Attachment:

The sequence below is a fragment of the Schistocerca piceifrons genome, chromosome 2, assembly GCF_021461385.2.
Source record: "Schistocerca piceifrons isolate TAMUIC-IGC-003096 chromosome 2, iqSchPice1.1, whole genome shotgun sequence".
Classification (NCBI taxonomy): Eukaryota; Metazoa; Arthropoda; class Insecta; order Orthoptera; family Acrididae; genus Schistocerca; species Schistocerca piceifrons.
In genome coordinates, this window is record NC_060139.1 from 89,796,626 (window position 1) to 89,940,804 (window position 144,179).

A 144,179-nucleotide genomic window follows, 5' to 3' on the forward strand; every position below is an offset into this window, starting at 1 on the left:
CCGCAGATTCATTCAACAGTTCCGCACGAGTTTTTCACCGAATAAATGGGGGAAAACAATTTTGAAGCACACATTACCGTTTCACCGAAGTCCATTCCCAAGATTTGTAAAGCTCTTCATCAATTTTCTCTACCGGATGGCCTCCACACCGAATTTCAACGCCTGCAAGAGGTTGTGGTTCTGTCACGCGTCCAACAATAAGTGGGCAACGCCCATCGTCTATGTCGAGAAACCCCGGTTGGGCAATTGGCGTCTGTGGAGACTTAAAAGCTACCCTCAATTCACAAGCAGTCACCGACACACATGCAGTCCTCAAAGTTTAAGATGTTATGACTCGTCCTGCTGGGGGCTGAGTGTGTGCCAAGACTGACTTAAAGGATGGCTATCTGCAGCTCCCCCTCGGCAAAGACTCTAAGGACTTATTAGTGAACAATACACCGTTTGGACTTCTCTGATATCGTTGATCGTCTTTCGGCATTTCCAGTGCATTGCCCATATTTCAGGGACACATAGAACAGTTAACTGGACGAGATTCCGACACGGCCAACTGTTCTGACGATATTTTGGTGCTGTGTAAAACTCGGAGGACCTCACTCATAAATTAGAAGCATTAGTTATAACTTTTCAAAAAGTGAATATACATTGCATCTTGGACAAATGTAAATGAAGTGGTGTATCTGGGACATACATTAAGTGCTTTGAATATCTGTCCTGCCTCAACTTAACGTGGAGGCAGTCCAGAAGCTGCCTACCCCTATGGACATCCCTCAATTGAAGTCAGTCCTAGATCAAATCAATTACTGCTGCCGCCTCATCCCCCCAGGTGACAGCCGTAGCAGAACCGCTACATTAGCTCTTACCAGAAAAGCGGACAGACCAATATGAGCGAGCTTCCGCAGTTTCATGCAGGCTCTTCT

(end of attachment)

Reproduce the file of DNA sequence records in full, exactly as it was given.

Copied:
The sequence below is a fragment of the Schistocerca piceifrons genome, chromosome 2, assembly GCF_021461385.2.
Source record: "Schistocerca piceifrons isolate TAMUIC-IGC-003096 chromosome 2, iqSchPice1.1, whole genome shotgun sequence".
Classification (NCBI taxonomy): Eukaryota; Metazoa; Arthropoda; class Insecta; order Orthoptera; family Acrididae; genus Schistocerca; species Schistocerca piceifrons.
In genome coordinates, this window is record NC_060139.1 from 89,796,626 (window position 1) to 89,940,804 (window position 144,179).

A 144,179-nucleotide genomic window follows, 5' to 3' on the forward strand; every position below is an offset into this window, starting at 1 on the left:
CCGCAGATTCATTCAACAGTTCCGCACGAGTTTTTCACCGAATAAATGGGGGAAAACAATTTTGAAGCACACATTACCGTTTCACCGAAGTCCATTCCCAAGATTTGTAAAGCTCTTCATCAATTTTCTCTACCGGATGGCCTCCACACCGAATTTCAACGCCTGCAAGAGGTTGTGGTTCTGTCACGCGTCCAACAATAAGTGGGCAACGCCCATCGTCTATGTCGAGAAACCCCGGTTGGGCAATTGGCGTCTGTGGAGACTTAAAAGCTACCCTCAATTCACAAGCAGTCACCGACACACATGCAGTCCTCAAAGTTTAAGATGTTATGACTCGTCCTGCTGGGGGCTGAGTGTGTGCCAAGACTGACTTAAAGGATGGCTATCTGCAGCTCCCCCTCGGCAAAGACTCTAAGGACTTATTAGTGAACAATACACCGTTTGGACTTCTCTGATATCGTTGATCGTCTTTCGGCATTTCCAGTGCATTGCCCATATTTCAGGGACACATAGAACAGTTAACTGGACGAGATTCCGACACGGCCAACTGTTCTGACGATATTTTGGTGCTGTGTAAAACTCGGAGGACCTCACTCATAAATTAGAAGCATTAGTTATAACTTTTCAAAAAGTGAATATACATTGCATCTTGGACAAATGTAAATGAAGTGGTGTATCTGGGACATACATTAAGTGCTTTGAATATCTGTCCTGCCTCAACTTAACGTGGAGGCAGTCCAGAAGCTGCCTACCCCTATGGACATCCCTCAATTGAAGTCAGTCCTAGATCAAATCAATTACTGCTGCCGCCTCATCCCCCCAGGTGACAGCCGTAGCAGAACCGCTACATTAGCTCTTACCAGAAAAGCGGACAGACCAATATGAGCGAGCTTCCGCAGTTTCATGCAGGCTCTTCT